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Keyboard Layouts 101
This application allows you to analyze and visualize the typing patterns you create when you use different keyboard layouts, such as the
QWERTY, Dvorak, and
If you have no idea what I'm talking about, the keyboard layout you're currently using isn't the only one that's out there, and not all
keyboard layouts are created equal. Some are better for your wrists and allow you to type faster and with more comfort.
Here are the three most popular keyboard layouts (which I also mentioned above):
My interest in keyboard layouts came after I read a Discover magazine article entitled "The Curse of QWERTY". The article tells the story of the QWERTY and Dvorak keyboard layouts and makes a compelling case for switching from a QWERTY layout to a Dvorak layout. Here is a quick summary of its most important points:
The QWERTY layout was created in the early 1870's before touch typing and without speed or comfort in mind.
The Dvorak layout was created in the 1930's and is based on years of research. It takes speed and comfort into account.
On average, the left hand does 56% of the typing when a QWERTY layout is used. With a Dvorak layout, the right hand does 56% of the typing.
The Dvorak layout forces you to alternate hands more frequently when typing, this causes you to type faster.
Users type fastest on the home row. With a QWERTY layout, only 32% of your typing occurs on the home row. With a Dvorak layout, 70% of your typing occurs on the home row.
Anecdotally, people who develop carpal tunnel syndrome seem to find relief when they switch from a QWERTY layout to Dvorak layout.
There are more reasons, but those were the ones that stuck with me. I was so convinced by what I read that I switched my work and home keyboard layouts to a Dvorak layout by configuring some Windows XP settings in the control panel (to see how click here). This lasted for about 6 days (3 of those were over the Labor Day weekend), and then I had to switch back since learning the Dvorak layout was slowing me down at work. I also discovered that the Dvorak layout made all the nice QWERTY keyboard shortcuts (Undo, Cut, Copy and Paste) virtually unusable. This was a big minus since I use those shortcuts constantly. The Dvorak layout also over worked my right pinky. I found myself having to take typing breaks, something I hadn't done since high school.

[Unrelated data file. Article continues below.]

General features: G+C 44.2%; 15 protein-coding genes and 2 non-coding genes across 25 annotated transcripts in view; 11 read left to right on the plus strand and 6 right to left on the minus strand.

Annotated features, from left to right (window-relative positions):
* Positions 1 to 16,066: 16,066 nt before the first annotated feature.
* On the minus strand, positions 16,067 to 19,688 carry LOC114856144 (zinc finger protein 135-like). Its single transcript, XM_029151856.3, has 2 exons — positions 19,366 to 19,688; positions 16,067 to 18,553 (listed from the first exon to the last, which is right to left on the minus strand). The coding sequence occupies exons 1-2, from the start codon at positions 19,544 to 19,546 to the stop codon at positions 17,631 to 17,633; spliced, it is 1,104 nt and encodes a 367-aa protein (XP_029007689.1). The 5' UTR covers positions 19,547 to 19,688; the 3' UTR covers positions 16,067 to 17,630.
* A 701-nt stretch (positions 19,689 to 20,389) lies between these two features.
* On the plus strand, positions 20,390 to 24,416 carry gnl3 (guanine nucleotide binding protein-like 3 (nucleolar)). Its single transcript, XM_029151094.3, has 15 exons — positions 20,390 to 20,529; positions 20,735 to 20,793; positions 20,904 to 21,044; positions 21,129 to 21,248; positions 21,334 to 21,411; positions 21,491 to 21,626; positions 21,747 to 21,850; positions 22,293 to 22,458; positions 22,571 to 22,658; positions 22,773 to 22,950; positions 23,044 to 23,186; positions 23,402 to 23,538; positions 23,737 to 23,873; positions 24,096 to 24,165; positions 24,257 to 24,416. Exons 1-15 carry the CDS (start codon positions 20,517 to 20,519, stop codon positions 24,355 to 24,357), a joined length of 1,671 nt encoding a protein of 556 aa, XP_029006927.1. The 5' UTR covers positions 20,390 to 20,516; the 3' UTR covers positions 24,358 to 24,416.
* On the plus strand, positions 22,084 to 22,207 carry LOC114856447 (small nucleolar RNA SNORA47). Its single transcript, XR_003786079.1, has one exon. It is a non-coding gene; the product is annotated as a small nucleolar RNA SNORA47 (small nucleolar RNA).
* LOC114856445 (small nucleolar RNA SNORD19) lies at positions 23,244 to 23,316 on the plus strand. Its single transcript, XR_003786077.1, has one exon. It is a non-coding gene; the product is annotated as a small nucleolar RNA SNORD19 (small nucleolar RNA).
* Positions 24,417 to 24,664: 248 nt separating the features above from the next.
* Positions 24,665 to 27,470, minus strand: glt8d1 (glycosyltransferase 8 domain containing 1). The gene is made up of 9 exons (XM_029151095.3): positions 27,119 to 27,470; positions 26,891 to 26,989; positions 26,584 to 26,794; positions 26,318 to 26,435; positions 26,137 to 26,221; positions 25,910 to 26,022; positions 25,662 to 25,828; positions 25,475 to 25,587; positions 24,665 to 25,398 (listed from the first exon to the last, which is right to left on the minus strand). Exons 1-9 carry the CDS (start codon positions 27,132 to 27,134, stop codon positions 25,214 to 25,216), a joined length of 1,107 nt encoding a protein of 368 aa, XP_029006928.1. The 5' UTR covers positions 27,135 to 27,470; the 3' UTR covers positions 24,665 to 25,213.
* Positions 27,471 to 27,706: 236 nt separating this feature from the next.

After talking to someone who had Carpal Tunnel Syndrome (something I'm worried about getting), I learned about yet another improved keyboard
layout that preserved QWERTY's bottom row short cuts and didn't put massive amounts of stress on the right pinky. This layout was known as
the Colemak. Unlike the Dvorak, the Colemak layout is relatively new (developed within the last 5 years), doesn't have a lot of research
behind it, and it doesn't have a very large following (online estimates put the number of users between 650 and 1,300).
However, the layout looks pretty promising.
All of this research is what motivated me to create this application. I wanted to visually compare my typing patterns with the different
layouts and get some stats on what hand and which fingers I was using the most.
Hopefully the user interface and output is straight forward enough. I had a lot of fun writing this application, hopefully some of you out
there will find it useful.
An analysis of what you typed seems to indicate that the best layout for you is: *
Scroll Down For Statistics and Analysis!
*"Personal Layout" not factored into this analysis. This is because
that layout is created to be optimal for what you typed.
Distance Your Fingers Traveled While Typing
Frequently Pressed Keys Visualization
Number of Times Pressed:
Include Space Bar
And now just for fun, here is what the optimal layout of your keyboard would be if it were tailored to fit the way you type.
The layout is based on a frequency analysis of what you typed. It places your most commonly typed characters in the most optimal
spots and your least typed characters in the least optimal spots (however, I have frozen certain keys - like the number keys).
The more you type, the more accurate this layout will be.
I should note that the generated design does not take into account how often you switch hands while typing or how close
together common letter pairings are. Most modern layouts take into account ergonomic considerations as well as key usage.